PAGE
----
Supply, Demand, and eBooks

soc_econ.pngIn a free market, you’re not supposed to have increasing profits.

No, seriously. Stop laughing.

We’ve gotten away from this concept, but it’s a really vital, key element to understanding what’s so screwed up in our system these days. And it’s easiest to explain using an example (which is why this is also under “publishing”).

Digital books. Converting a text to a digital book takes some skill. When you’re one of the first few people to know that skill, you are very much in demand. Because there’s so much demand for your skill, you can charge quite a bit. It’s a time of huge profits for you, and that’s as it should be. You were one of the innovators who started the thing. That’s illustrated by the chart below. It’s a (simplified) supply/demand curve. (There’s an animated one here that might make more sense.)

Supply and Demand Curves

Take a look. The reason it’s a two-sided curve is pretty simple. Some people are willing to pay more. Some suppliers are willing to sell for less. Where the two meet is “equilibrium” – or where the markets are supposed to naturally hover around.

As more people learn how to make digital books, there is more competition. Prices go down, because there’s someone willing to do the same work for less. As consumers learn that there are cheaper alternatives, they become less willing to buy expensive versions. The curve shifts, but is still at equilibrium.

If there gets to be too many people supplying the service, then the price drops so low that nobody’s willing to do the work (for hire) at the prices people are willing to offer. Either people learn to do it themselves, or fewer people offer the service until the price goes up again.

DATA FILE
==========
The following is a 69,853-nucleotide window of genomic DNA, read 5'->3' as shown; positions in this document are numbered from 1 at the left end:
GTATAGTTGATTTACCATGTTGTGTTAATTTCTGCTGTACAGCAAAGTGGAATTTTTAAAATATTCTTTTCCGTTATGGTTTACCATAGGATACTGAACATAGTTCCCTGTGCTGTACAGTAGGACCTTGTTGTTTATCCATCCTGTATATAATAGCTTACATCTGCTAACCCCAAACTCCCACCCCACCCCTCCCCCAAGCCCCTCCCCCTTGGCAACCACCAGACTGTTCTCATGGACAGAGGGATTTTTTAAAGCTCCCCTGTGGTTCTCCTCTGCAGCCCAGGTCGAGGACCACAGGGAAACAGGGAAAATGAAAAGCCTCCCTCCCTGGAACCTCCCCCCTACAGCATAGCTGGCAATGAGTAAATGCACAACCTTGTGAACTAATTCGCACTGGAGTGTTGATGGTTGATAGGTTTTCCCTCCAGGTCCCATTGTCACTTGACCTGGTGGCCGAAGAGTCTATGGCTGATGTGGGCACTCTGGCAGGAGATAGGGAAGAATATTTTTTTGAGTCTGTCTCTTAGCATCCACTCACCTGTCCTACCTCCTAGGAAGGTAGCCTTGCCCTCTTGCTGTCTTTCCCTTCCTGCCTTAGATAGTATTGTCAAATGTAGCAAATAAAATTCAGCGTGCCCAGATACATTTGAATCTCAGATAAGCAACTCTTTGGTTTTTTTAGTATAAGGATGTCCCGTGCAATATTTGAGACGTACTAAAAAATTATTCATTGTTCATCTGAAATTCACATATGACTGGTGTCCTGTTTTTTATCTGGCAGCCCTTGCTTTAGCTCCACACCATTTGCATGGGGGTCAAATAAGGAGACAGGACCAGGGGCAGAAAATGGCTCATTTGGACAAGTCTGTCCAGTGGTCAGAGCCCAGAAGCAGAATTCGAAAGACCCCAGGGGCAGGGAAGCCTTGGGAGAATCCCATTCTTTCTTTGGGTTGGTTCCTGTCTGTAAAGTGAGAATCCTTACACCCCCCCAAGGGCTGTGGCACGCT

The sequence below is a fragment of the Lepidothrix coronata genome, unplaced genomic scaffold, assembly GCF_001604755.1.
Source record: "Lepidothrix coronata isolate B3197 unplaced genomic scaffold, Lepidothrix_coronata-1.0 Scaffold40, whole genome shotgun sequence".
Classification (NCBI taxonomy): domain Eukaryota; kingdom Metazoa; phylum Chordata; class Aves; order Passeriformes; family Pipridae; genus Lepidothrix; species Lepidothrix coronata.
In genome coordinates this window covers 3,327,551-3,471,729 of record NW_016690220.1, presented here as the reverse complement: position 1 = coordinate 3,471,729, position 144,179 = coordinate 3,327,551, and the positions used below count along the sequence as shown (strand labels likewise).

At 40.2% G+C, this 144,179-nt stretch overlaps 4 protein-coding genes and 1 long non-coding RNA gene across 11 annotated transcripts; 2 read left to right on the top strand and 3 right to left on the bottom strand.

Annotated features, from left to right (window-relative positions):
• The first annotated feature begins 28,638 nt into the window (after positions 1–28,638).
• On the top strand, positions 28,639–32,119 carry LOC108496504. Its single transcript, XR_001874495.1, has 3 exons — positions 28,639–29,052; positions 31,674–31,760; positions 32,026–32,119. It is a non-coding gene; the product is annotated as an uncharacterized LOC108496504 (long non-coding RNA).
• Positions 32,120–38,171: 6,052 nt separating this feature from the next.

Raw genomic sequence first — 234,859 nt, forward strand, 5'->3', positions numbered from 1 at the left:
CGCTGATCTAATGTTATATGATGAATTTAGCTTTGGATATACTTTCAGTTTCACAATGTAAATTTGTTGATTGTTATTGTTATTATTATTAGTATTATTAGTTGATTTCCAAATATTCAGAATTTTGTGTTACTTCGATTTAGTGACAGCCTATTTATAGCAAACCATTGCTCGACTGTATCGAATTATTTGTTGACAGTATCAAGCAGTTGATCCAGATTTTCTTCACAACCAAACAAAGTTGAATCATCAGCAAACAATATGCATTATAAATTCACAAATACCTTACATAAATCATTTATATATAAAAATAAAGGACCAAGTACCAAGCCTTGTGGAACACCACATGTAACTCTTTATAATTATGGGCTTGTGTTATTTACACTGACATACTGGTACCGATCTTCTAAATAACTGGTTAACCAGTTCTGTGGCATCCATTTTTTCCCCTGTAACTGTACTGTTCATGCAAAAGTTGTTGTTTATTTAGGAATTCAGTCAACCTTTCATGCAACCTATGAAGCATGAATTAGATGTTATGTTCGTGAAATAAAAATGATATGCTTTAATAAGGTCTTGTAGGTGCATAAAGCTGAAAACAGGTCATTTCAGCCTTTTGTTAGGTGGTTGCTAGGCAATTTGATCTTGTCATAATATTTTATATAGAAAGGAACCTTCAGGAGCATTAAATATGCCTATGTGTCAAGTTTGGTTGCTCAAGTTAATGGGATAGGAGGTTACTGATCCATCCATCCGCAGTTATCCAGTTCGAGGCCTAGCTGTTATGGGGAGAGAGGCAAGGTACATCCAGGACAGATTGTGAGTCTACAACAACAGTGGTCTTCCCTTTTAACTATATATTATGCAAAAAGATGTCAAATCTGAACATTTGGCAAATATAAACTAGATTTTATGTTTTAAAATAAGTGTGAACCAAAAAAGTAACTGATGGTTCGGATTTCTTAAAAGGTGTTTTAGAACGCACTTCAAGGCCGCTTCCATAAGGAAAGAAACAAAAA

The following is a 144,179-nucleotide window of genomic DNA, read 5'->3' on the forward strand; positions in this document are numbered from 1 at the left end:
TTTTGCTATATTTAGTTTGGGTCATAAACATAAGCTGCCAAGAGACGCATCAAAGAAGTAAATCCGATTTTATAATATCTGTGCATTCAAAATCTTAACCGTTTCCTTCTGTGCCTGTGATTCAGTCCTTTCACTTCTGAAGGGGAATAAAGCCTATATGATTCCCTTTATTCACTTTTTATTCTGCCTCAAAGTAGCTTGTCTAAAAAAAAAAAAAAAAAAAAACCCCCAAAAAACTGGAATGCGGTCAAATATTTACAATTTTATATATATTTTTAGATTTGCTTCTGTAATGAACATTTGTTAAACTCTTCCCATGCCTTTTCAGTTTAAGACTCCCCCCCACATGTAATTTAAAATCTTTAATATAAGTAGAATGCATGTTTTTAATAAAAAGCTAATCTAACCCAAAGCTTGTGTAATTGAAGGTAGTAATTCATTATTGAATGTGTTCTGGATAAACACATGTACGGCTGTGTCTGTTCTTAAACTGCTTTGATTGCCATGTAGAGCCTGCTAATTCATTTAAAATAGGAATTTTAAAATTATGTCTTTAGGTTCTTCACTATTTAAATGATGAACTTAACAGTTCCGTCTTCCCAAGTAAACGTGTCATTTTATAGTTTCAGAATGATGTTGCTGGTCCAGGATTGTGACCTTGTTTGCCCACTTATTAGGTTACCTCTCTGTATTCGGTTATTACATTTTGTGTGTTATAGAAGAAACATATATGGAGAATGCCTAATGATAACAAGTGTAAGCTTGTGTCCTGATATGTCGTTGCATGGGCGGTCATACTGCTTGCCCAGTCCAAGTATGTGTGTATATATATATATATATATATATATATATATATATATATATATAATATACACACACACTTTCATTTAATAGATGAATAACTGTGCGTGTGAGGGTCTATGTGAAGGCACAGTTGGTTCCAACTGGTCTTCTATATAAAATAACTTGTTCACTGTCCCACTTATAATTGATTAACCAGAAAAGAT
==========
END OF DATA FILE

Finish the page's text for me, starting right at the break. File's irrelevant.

Most businesses are supposed to break even. They’re supposed to be at this “equilibrium” stage, but we forget that.

There’s ways around it. Perhaps one person figures out how to automate the process and do it faster. Then it’s cheaper to do the work, so he can offer it for less and still make money… at least for a little while, until other people figure out how to automate the process as well. Or another person supplies excellent customer service, so they can charge a premium. Or another pays so much attention to the user interface that it’s a revolutionary thing to just hold the product.

That’s differentiation. Brands try to do this somewhat shamelessly. Small differences are touted as reasons why you should buy a Kindle instead of a nook, or a Whopper instead of a Big Mac.

And then there’s artificial scarcity. When, for example, you think the only way to get into the iBookstore is through a few “limited partners”, so you’ll gladly pay them a totally unnecessary “yearly fee”. And that’s such a bloody scam that it’s not funny.

Remember Yog’s Law: Money flows toward the author. There’s nothing inherently wrong with middlemen, but there is something wrong when authors are having to pay for someone else to make money from them.

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